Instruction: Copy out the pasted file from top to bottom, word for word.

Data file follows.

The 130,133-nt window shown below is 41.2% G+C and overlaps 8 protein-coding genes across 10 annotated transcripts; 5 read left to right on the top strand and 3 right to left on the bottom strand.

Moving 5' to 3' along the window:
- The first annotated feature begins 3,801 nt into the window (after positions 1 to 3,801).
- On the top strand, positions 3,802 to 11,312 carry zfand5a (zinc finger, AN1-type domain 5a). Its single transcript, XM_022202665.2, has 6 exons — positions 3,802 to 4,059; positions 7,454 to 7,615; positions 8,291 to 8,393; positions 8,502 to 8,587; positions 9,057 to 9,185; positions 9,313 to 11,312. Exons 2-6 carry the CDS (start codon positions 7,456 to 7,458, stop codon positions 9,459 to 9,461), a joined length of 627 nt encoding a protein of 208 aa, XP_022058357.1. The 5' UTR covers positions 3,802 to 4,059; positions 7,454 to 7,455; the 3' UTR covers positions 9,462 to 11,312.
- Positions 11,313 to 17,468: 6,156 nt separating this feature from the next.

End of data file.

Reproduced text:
The 130,133-nt window shown below is 41.2% G+C and overlaps 8 protein-coding genes across 10 annotated transcripts; 5 read left to right on the top strand and 3 right to left on the bottom strand.

Moving 5' to 3' along the window:
- The first annotated feature begins 3,801 nt into the window (after positions 1 to 3,801).
- On the top strand, positions 3,802 to 11,312 carry zfand5a (zinc finger, AN1-type domain 5a). Its single transcript, XM_022202665.2, has 6 exons — positions 3,802 to 4,059; positions 7,454 to 7,615; positions 8,291 to 8,393; positions 8,502 to 8,587; positions 9,057 to 9,185; positions 9,313 to 11,312. Exons 2-6 carry the CDS (start codon positions 7,456 to 7,458, stop codon positions 9,459 to 9,461), a joined length of 627 nt encoding a protein of 208 aa, XP_022058357.1. The 5' UTR covers positions 3,802 to 4,059; positions 7,454 to 7,455; the 3' UTR covers positions 9,462 to 11,312.
- Positions 11,313 to 17,468: 6,156 nt separating this feature from the next.